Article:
I meet many people who are frantically busy. They wear their diaries as badges of honour, proud to be indispensable and wanted by everyone.
Every now and then they will say to me,’ You have no idea how busy I am,’ and then look puzzled when I reply, ‘Yes I have. I’m busier.’ This is not a macho boast, but fact. The difference shows when I compare diaries with such people. Theirs are crammed with appointments, meetings and social engagements they have often for gotten about until that day. Mine is also booked up well into the future, but there are breaks of ‘clear blue water’ in each day. They are like firebreaks, and there are usually three for each day, lasting for between 20 and 40 minutes each. No one can fill these spaces except me, and if I choose to open them up and use them I can do that only on that day, not before. These ‘firebreaks’ of time in my diary provide a number of benefits:
- They reduce my temptation to commit to more than I can do. I can say ‘No’ more easily
- If my work is running late I know I have the luxury of being able to use one to catch up and keep to my schedule for the rest of the day. However, you should not get used to doing this; if you find you are always running late, then you need to look at how you are managing your time in general.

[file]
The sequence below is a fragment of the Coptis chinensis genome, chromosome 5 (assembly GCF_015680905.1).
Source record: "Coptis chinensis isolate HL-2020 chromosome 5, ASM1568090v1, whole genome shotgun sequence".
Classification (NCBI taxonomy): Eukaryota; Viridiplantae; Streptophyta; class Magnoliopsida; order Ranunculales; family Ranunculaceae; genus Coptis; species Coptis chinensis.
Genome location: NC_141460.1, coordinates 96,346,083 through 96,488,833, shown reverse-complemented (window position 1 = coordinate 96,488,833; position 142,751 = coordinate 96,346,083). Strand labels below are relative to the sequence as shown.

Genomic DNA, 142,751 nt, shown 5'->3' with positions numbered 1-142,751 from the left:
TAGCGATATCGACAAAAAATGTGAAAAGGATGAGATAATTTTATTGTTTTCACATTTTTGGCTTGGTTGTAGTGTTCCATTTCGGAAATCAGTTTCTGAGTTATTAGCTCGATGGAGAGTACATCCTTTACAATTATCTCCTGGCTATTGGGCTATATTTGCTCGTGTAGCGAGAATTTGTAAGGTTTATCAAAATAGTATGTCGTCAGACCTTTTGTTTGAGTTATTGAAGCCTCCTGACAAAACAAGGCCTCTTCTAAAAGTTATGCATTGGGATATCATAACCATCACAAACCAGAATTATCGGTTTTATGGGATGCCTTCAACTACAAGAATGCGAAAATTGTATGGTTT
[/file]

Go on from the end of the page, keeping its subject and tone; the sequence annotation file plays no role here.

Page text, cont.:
- If, suddenly, there is something I really want to do, I am not in the position of being so busy I cannot squeeze it into my day.
- Firebreaks give me the chance to stop and think about my day, my projects and problems, or simply relax and recharge.
- I no longer feel everyone is getting something out of me except me and my family. Knowing you have some control over your day makes you more, not less, amenable to requests by friends and family for your time.
I am often taken to task by my patients for the length of time they need to wait before seeing me for a routine appointrnent. This is often said half jokingly, as ‘You shouldn’t be so popular,’ but resentment remains. There are two things I have no control over in my work: the number of hours in the day, and the number of patients wanting to see me personally. If I am exhausted and frustrated about trying to squeeze more into the day than I am physically able to, I am of no use to anyone.
As a junior hospital doctor, I once apologized to a patient for keeping her waiting, but a friendly nurse pointed out I was coming to the end of an 80-hour continuous shift, and was slowing down. ‘Really? Then take him away and get me a fresh one,’ was the patient’s reply. I kept my thoughts to myself, but if I had been able to take breaks in that shift, she would have been more charitable
The firebreaks in your diary may not make your work easier, or your boss more friendly, but they will allow control in a busy day that would otherwise beat you.
Divide your diary into half-hour slots and build in buffer blocks of time for the unexpected – three half-hour buffers each day would be ideal. Avoid taking on more than you are capable of by learning to say ‘No’.